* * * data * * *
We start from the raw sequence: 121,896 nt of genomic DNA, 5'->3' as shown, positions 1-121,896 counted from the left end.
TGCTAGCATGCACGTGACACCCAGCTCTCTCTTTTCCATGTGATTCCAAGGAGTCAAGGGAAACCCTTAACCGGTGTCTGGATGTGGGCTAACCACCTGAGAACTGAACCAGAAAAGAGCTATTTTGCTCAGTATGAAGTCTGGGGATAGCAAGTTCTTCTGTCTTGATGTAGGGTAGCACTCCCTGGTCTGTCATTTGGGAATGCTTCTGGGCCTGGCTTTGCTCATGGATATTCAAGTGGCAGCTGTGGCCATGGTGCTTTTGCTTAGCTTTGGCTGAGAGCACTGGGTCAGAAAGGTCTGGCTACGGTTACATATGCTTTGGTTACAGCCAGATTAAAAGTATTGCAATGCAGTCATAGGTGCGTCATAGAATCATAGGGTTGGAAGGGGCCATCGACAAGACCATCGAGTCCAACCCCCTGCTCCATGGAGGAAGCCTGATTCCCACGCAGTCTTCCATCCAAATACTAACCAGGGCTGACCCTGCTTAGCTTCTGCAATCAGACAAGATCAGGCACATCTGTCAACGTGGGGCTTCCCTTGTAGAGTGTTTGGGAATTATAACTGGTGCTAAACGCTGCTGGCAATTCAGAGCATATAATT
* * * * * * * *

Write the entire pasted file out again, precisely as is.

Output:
We start from the raw sequence: 121,896 nt of genomic DNA, 5'->3' as shown, positions 1-121,896 counted from the left end.
TGCTAGCATGCACGTGACACCCAGCTCTCTCTTTTCCATGTGATTCCAAGGAGTCAAGGGAAACCCTTAACCGGTGTCTGGATGTGGGCTAACCACCTGAGAACTGAACCAGAAAAGAGCTATTTTGCTCAGTATGAAGTCTGGGGATAGCAAGTTCTTCTGTCTTGATGTAGGGTAGCACTCCCTGGTCTGTCATTTGGGAATGCTTCTGGGCCTGGCTTTGCTCATGGATATTCAAGTGGCAGCTGTGGCCATGGTGCTTTTGCTTAGCTTTGGCTGAGAGCACTGGGTCAGAAAGGTCTGGCTACGGTTACATATGCTTTGGTTACAGCCAGATTAAAAGTATTGCAATGCAGTCATAGGTGCGTCATAGAATCATAGGGTTGGAAGGGGCCATCGACAAGACCATCGAGTCCAACCCCCTGCTCCATGGAGGAAGCCTGATTCCCACGCAGTCTTCCATCCAAATACTAACCAGGGCTGACCCTGCTTAGCTTCTGCAATCAGACAAGATCAGGCACATCTGTCAACGTGGGGCTTCCCTTGTAGAGTGTTTGGGAATTATAACTGGTGCTAAACGCTGCTGGCAATTCAGAGCATATAATT